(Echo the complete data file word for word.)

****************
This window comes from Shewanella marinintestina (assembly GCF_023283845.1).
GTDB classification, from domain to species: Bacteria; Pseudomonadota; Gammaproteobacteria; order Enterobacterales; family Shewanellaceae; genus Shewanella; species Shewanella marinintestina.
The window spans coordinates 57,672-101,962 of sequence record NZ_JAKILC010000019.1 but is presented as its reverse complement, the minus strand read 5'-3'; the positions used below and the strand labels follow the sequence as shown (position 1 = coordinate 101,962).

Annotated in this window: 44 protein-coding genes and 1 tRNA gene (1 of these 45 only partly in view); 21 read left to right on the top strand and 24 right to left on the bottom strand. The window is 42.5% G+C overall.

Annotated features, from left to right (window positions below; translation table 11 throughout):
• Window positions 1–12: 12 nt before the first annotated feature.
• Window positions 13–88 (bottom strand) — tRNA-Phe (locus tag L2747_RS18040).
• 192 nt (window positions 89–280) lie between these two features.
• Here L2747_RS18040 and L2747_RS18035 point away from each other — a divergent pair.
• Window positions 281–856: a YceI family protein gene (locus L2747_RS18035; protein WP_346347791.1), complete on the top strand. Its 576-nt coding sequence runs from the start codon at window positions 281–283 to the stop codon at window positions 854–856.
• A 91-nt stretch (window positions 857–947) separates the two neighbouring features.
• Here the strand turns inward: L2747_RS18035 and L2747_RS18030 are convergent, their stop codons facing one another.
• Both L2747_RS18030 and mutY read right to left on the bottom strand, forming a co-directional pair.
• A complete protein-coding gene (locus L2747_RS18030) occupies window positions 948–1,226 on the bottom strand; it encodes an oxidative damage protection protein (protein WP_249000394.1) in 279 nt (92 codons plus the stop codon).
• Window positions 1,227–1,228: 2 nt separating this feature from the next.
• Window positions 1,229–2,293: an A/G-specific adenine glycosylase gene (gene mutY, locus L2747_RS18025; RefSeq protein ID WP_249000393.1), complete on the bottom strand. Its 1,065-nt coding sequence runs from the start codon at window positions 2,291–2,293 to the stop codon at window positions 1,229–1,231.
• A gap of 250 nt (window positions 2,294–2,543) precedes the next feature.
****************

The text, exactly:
This window comes from Shewanella marinintestina (assembly GCF_023283845.1).
GTDB classification, from domain to species: Bacteria; Pseudomonadota; Gammaproteobacteria; order Enterobacterales; family Shewanellaceae; genus Shewanella; species Shewanella marinintestina.
The window spans coordinates 57,672-101,962 of sequence record NZ_JAKILC010000019.1 but is presented as its reverse complement, the minus strand read 5'-3'; the positions used below and the strand labels follow the sequence as shown (position 1 = coordinate 101,962).

Annotated in this window: 44 protein-coding genes and 1 tRNA gene (1 of these 45 only partly in view); 21 read left to right on the top strand and 24 right to left on the bottom strand. The window is 42.5% G+C overall.

Annotated features, from left to right (window positions below; translation table 11 throughout):
• Window positions 1–12: 12 nt before the first annotated feature.
• Window positions 13–88 (bottom strand) — tRNA-Phe (locus tag L2747_RS18040).
• 192 nt (window positions 89–280) lie between these two features.
• Here L2747_RS18040 and L2747_RS18035 point away from each other — a divergent pair.
• Window positions 281–856: a YceI family protein gene (locus L2747_RS18035; protein WP_346347791.1), complete on the top strand. Its 576-nt coding sequence runs from the start codon at window positions 281–283 to the stop codon at window positions 854–856.
• A 91-nt stretch (window positions 857–947) separates the two neighbouring features.
• Here the strand turns inward: L2747_RS18035 and L2747_RS18030 are convergent, their stop codons facing one another.
• Both L2747_RS18030 and mutY read right to left on the bottom strand, forming a co-directional pair.
• A complete protein-coding gene (locus L2747_RS18030) occupies window positions 948–1,226 on the bottom strand; it encodes an oxidative damage protection protein (protein WP_249000394.1) in 279 nt (92 codons plus the stop codon).
• Window positions 1,227–1,228: 2 nt separating this feature from the next.
• Window positions 1,229–2,293: an A/G-specific adenine glycosylase gene (gene mutY, locus L2747_RS18025; RefSeq protein ID WP_249000393.1), complete on the bottom strand. Its 1,065-nt coding sequence runs from the start codon at window positions 2,291–2,293 to the stop codon at window positions 1,229–1,231.
• A gap of 250 nt (window positions 2,294–2,543) precedes the next feature.